OK, judging by the video, one could conclude that the process isn't really complicated.
This now-ancient report on some of the first multi-colour camo fabrics with different patterns on both sides probably gives a better sense for how complicated this stuff was back then.
It has only become more complicated with extra ingredients for camouflage against night vision devices, insect repellents, water repellents and even attempts to make the fabric less permeable to chemical agents.
Too bad; almost all of the Western textile industrial capacity went overseas during the 80's and 90's (if I remember the time frame correctly). I suppose enough is left to equip a few million persons within months, though.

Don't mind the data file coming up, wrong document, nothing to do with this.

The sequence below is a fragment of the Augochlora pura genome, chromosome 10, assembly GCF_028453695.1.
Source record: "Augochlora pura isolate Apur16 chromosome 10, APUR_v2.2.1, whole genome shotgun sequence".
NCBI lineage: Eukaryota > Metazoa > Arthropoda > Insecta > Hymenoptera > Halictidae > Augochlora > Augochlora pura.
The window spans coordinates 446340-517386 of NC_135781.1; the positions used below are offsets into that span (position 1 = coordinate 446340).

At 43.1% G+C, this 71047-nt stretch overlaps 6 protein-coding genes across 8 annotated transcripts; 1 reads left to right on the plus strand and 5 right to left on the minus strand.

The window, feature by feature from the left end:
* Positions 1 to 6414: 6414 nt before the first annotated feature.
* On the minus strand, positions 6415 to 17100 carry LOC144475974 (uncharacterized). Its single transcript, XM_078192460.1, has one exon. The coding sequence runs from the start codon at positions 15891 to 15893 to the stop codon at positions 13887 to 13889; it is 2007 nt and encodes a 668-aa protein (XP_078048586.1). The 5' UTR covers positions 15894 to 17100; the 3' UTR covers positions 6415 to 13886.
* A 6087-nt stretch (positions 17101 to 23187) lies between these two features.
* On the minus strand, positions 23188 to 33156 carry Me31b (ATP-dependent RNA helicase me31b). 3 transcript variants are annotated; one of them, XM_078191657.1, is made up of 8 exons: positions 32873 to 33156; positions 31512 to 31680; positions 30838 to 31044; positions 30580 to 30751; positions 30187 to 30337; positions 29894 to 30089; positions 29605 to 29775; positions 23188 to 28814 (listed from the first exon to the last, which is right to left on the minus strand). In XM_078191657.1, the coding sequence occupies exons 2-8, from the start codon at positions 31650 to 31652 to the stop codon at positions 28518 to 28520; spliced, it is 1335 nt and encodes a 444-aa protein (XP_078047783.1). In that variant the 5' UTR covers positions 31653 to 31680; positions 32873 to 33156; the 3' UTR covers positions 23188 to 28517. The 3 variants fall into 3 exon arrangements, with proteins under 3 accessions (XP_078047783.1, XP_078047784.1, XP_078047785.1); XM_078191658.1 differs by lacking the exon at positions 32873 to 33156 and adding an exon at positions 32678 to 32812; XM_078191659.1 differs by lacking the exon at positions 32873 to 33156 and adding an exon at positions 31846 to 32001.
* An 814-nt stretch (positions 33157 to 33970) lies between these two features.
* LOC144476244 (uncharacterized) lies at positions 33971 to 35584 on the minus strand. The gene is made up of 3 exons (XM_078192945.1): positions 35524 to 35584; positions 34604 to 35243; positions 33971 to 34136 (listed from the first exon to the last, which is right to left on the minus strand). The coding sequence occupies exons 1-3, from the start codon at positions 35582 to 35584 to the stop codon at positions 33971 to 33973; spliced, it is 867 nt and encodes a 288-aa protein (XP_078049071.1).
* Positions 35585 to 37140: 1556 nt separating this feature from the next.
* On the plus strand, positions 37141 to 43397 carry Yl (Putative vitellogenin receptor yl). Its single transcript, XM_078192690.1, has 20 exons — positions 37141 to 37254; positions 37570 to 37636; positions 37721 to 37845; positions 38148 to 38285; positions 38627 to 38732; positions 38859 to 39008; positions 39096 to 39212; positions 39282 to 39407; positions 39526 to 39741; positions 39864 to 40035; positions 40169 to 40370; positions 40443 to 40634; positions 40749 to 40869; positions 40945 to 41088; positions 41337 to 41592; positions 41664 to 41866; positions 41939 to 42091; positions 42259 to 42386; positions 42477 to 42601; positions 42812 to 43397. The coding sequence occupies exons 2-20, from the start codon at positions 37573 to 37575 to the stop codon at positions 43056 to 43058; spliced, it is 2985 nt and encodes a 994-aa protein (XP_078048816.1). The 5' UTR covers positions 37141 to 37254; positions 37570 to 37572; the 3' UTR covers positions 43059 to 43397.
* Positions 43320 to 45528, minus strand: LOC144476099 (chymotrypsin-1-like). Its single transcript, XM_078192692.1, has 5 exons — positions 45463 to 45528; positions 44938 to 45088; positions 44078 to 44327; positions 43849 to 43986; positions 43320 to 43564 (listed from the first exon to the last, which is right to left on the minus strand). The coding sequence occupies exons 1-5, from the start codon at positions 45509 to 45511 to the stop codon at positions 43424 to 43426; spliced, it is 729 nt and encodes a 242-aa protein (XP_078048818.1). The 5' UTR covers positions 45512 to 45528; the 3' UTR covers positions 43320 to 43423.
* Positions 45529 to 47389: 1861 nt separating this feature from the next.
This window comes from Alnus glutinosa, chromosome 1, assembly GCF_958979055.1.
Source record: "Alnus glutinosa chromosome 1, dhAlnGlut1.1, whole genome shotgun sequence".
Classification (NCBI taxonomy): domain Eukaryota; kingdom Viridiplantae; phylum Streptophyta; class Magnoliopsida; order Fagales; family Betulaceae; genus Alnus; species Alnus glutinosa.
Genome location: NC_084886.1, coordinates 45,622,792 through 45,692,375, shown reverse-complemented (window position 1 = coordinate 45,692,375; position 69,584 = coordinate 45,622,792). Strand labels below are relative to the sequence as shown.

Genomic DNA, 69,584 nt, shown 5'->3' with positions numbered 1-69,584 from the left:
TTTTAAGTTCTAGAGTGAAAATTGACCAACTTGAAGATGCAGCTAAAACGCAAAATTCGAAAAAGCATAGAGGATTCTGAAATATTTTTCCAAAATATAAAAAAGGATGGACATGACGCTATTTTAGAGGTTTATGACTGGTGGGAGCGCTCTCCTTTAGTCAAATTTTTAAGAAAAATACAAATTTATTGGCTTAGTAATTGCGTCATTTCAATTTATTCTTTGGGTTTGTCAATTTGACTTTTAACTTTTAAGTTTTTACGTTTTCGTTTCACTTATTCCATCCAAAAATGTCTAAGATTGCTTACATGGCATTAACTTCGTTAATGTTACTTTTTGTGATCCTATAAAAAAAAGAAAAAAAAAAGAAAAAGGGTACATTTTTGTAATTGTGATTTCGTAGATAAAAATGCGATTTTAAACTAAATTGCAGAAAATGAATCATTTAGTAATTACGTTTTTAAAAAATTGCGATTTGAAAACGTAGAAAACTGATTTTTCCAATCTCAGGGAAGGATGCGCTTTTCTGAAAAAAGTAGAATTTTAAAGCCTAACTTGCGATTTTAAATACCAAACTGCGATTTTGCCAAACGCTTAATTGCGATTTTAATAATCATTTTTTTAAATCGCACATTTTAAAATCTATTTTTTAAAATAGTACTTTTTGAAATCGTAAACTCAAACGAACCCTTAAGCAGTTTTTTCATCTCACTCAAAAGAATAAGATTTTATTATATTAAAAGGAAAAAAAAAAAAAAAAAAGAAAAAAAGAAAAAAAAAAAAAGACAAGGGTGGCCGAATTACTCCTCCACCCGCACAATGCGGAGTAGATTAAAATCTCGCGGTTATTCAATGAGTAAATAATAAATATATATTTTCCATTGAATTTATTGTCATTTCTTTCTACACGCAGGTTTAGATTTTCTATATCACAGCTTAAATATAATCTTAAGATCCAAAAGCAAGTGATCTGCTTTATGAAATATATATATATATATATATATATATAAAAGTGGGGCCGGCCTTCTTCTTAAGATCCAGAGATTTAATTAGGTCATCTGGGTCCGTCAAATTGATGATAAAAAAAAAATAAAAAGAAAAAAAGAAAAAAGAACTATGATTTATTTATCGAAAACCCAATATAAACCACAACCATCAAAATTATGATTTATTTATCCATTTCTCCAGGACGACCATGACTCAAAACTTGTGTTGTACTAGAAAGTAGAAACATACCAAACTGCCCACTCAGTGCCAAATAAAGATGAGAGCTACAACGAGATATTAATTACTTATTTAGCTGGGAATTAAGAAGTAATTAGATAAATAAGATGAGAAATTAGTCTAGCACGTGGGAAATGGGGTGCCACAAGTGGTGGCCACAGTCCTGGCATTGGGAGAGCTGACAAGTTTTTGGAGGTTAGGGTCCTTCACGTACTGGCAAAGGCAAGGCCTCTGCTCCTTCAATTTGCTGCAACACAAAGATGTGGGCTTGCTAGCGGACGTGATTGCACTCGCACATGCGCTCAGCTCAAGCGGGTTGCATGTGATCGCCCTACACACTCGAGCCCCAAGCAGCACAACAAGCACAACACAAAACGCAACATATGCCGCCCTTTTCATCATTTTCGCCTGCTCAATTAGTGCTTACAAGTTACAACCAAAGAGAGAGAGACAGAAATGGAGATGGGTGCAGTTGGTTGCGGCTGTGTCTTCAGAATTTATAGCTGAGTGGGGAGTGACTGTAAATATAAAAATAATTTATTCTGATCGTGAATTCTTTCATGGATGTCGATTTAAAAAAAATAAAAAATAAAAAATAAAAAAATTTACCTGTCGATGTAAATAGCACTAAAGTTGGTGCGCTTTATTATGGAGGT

Back to the old patterns; the report shows why camo patterns especially for reversible clothing and tents weren't common until WW2: It was simply beyond technological reach until the late 20's. There were multi-colour camo patterns of questionable effectiveness during the First World War, but such fabrics only appeared half-way between the World Wars. Few armies substituted properly with camo nets, though; camouflage is a usual suspect for neglect during peacetime.